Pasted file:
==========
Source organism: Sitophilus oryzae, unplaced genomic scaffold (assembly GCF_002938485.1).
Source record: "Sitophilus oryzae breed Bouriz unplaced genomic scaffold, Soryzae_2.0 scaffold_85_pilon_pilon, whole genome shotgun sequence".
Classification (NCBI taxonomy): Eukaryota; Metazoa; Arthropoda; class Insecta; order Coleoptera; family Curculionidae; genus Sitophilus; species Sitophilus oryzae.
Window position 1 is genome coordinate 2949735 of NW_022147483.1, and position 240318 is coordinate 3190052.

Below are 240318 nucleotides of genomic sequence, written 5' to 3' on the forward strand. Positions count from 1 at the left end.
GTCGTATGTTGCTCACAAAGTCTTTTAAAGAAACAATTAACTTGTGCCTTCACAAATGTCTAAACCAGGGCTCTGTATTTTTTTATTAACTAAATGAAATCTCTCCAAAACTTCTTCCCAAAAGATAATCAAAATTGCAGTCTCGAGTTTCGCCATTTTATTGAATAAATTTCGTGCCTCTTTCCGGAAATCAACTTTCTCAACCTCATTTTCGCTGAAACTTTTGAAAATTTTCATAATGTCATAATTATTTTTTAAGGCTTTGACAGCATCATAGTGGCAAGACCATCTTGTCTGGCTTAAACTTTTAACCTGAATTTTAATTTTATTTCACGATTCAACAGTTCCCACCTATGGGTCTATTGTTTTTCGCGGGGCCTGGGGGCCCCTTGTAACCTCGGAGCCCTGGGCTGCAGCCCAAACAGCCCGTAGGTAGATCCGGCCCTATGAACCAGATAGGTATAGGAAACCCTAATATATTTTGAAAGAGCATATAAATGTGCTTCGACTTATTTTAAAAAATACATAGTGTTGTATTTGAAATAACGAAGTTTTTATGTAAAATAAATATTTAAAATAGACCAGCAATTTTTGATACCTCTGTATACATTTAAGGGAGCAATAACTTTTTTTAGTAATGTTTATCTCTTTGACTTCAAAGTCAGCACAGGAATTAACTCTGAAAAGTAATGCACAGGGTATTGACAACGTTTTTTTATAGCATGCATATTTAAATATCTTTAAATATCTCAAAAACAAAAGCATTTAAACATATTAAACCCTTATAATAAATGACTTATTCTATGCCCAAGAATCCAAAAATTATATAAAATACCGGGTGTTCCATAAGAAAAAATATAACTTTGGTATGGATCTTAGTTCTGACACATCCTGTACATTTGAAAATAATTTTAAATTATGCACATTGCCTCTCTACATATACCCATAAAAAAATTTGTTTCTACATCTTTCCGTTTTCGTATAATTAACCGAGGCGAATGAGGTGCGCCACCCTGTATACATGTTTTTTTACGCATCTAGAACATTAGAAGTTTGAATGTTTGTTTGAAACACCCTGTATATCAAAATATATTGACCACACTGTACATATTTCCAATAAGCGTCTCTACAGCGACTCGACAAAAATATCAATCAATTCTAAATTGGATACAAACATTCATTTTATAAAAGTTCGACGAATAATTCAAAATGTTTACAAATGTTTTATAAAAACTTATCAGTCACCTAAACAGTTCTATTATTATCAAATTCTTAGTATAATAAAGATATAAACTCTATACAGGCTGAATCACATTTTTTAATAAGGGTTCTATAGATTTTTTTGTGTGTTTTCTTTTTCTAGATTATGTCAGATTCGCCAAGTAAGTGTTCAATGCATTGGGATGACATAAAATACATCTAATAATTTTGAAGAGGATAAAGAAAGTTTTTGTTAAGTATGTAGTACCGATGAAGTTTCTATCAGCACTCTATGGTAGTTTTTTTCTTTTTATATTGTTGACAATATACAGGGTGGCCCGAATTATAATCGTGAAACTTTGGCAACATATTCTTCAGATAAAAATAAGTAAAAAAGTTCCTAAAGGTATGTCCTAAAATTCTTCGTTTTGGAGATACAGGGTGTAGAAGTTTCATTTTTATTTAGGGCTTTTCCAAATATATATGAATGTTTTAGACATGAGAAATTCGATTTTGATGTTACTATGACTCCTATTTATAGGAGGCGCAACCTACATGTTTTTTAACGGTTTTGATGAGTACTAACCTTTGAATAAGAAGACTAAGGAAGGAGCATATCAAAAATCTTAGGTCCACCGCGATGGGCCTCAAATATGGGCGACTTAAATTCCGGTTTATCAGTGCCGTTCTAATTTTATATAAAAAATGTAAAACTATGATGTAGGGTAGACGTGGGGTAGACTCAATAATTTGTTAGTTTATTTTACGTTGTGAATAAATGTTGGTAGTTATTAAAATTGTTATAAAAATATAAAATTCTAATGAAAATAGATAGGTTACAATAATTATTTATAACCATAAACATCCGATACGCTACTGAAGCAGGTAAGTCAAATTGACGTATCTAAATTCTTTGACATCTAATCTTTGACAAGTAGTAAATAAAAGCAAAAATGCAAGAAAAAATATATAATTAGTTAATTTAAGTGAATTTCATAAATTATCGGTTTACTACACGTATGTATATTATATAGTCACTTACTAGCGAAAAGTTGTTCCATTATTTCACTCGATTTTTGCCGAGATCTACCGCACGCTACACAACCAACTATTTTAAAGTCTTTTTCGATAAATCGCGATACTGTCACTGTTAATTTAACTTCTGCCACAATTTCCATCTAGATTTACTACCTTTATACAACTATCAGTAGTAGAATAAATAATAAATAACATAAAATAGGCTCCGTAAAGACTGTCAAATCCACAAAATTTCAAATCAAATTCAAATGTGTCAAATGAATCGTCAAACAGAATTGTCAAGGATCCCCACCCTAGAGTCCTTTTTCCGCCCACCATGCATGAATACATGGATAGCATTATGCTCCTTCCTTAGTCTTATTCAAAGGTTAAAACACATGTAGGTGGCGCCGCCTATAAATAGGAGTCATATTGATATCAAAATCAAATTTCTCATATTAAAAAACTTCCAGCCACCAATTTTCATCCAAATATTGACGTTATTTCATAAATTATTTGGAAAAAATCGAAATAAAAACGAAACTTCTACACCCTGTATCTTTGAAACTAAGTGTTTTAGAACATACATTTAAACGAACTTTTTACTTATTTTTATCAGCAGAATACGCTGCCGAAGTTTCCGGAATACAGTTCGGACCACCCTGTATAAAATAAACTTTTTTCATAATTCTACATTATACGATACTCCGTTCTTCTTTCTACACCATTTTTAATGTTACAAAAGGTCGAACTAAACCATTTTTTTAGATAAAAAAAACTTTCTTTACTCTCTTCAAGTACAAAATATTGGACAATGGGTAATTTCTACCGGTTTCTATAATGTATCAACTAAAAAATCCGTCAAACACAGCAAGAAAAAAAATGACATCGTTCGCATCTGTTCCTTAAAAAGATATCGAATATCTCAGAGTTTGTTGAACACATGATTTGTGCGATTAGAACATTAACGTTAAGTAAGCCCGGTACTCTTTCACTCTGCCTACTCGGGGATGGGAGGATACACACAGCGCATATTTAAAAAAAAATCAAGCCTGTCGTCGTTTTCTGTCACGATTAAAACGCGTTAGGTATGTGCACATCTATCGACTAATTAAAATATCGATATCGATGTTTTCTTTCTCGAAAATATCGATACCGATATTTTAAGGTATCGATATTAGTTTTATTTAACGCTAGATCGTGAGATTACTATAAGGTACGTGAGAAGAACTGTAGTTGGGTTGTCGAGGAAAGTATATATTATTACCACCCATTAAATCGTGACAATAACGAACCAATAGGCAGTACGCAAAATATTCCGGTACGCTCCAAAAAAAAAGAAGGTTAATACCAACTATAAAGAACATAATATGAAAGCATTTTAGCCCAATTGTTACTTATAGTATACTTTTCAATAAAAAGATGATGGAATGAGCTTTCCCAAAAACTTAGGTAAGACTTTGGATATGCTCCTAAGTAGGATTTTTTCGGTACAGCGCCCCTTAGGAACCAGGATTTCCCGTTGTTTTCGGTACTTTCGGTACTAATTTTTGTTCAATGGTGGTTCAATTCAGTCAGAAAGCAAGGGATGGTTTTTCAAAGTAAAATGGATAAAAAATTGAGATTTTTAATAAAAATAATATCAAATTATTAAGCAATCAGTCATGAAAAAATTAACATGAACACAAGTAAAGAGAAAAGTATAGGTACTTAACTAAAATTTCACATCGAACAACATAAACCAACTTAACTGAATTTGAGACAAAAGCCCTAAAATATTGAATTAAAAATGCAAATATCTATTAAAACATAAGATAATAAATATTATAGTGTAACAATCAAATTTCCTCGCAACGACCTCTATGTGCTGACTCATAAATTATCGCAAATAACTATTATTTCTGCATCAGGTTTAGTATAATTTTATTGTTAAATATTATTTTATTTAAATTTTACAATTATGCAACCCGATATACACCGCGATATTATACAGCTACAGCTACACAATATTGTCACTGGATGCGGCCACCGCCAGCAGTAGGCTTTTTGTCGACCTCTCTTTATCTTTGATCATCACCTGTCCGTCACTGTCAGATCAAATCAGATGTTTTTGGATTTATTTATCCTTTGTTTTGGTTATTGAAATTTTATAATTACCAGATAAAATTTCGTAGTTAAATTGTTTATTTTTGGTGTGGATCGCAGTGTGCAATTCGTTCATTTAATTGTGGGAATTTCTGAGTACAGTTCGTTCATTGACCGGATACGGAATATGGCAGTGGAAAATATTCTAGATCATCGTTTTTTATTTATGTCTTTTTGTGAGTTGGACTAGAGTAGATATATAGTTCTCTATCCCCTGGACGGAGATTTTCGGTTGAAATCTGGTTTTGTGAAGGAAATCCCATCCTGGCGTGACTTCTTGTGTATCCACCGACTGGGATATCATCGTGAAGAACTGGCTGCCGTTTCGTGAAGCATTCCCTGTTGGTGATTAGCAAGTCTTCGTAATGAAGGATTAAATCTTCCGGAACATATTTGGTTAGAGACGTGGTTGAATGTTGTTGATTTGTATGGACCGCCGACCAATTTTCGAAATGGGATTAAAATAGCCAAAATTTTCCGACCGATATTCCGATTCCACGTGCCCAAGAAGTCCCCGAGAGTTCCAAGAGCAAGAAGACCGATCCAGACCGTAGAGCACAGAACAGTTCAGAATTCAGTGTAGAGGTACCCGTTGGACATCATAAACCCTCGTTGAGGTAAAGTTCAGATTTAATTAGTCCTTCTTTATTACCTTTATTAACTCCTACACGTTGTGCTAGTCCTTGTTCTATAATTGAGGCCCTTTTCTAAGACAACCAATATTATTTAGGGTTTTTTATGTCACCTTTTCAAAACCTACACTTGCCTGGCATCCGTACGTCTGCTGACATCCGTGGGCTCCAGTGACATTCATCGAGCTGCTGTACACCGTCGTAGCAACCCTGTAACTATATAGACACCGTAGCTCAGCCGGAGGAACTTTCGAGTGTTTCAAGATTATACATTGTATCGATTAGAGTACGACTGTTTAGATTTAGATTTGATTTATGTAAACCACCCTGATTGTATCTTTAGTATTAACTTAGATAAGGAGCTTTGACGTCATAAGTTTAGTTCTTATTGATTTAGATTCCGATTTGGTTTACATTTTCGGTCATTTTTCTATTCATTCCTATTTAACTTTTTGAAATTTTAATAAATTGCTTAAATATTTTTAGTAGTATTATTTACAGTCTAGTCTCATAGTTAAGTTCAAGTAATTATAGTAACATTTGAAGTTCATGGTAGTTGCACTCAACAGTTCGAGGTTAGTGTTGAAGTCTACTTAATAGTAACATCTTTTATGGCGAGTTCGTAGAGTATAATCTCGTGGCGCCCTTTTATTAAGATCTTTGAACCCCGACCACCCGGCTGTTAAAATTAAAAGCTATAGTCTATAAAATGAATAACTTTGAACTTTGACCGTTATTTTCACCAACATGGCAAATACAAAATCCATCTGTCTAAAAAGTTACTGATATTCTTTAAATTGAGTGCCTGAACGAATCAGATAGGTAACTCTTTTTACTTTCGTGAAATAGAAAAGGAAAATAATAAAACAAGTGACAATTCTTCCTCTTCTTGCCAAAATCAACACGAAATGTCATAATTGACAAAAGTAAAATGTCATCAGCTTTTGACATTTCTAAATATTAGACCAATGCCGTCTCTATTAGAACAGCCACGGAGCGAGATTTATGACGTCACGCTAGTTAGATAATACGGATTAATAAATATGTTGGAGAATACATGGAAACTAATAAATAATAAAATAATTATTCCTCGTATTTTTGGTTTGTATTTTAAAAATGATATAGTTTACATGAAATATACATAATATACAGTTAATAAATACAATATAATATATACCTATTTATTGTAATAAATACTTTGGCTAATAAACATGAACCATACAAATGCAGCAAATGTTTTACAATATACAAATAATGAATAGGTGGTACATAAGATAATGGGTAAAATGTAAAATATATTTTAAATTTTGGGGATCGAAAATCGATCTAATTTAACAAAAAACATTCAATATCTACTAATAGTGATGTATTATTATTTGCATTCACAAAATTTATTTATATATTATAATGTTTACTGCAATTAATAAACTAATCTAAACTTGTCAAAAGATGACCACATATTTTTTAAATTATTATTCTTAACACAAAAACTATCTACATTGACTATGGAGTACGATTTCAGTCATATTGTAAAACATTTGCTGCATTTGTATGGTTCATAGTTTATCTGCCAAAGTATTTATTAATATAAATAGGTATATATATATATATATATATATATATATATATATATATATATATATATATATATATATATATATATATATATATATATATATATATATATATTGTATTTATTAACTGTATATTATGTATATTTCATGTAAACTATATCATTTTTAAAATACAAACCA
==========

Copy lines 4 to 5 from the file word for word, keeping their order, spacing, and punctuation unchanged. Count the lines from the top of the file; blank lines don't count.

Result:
Window position 1 is genome coordinate 2949735 of NW_022147483.1, and position 240318 is coordinate 3190052.

Below are 240318 nucleotides of genomic sequence, written 5' to 3' on the forward strand. Positions count from 1 at the left end.